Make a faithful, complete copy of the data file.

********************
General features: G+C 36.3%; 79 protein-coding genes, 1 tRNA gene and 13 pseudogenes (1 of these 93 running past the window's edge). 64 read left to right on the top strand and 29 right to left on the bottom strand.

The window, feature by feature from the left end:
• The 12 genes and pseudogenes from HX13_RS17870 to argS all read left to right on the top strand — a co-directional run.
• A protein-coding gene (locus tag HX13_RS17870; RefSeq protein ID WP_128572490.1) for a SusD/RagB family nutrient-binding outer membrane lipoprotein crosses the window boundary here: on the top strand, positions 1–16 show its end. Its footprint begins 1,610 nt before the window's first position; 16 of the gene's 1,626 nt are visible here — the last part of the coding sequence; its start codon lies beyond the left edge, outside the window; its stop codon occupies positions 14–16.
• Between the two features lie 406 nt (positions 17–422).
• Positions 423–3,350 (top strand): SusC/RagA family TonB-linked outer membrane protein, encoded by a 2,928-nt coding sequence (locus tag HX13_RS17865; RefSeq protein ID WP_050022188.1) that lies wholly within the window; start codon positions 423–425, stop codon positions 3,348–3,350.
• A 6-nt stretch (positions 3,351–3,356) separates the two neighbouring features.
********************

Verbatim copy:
General features: G+C 36.3%; 79 protein-coding genes, 1 tRNA gene and 13 pseudogenes (1 of these 93 running past the window's edge). 64 read left to right on the top strand and 29 right to left on the bottom strand.

The window, feature by feature from the left end:
• The 12 genes and pseudogenes from HX13_RS17870 to argS all read left to right on the top strand — a co-directional run.
• A protein-coding gene (locus tag HX13_RS17870; RefSeq protein ID WP_128572490.1) for a SusD/RagB family nutrient-binding outer membrane lipoprotein crosses the window boundary here: on the top strand, positions 1–16 show its end. Its footprint begins 1,610 nt before the window's first position; 16 of the gene's 1,626 nt are visible here — the last part of the coding sequence; its start codon lies beyond the left edge, outside the window; its stop codon occupies positions 14–16.
• Between the two features lie 406 nt (positions 17–422).
• Positions 423–3,350 (top strand): SusC/RagA family TonB-linked outer membrane protein, encoded by a 2,928-nt coding sequence (locus tag HX13_RS17865; RefSeq protein ID WP_050022188.1) that lies wholly within the window; start codon positions 423–425, stop codon positions 3,348–3,350.
• A 6-nt stretch (positions 3,351–3,356) separates the two neighbouring features.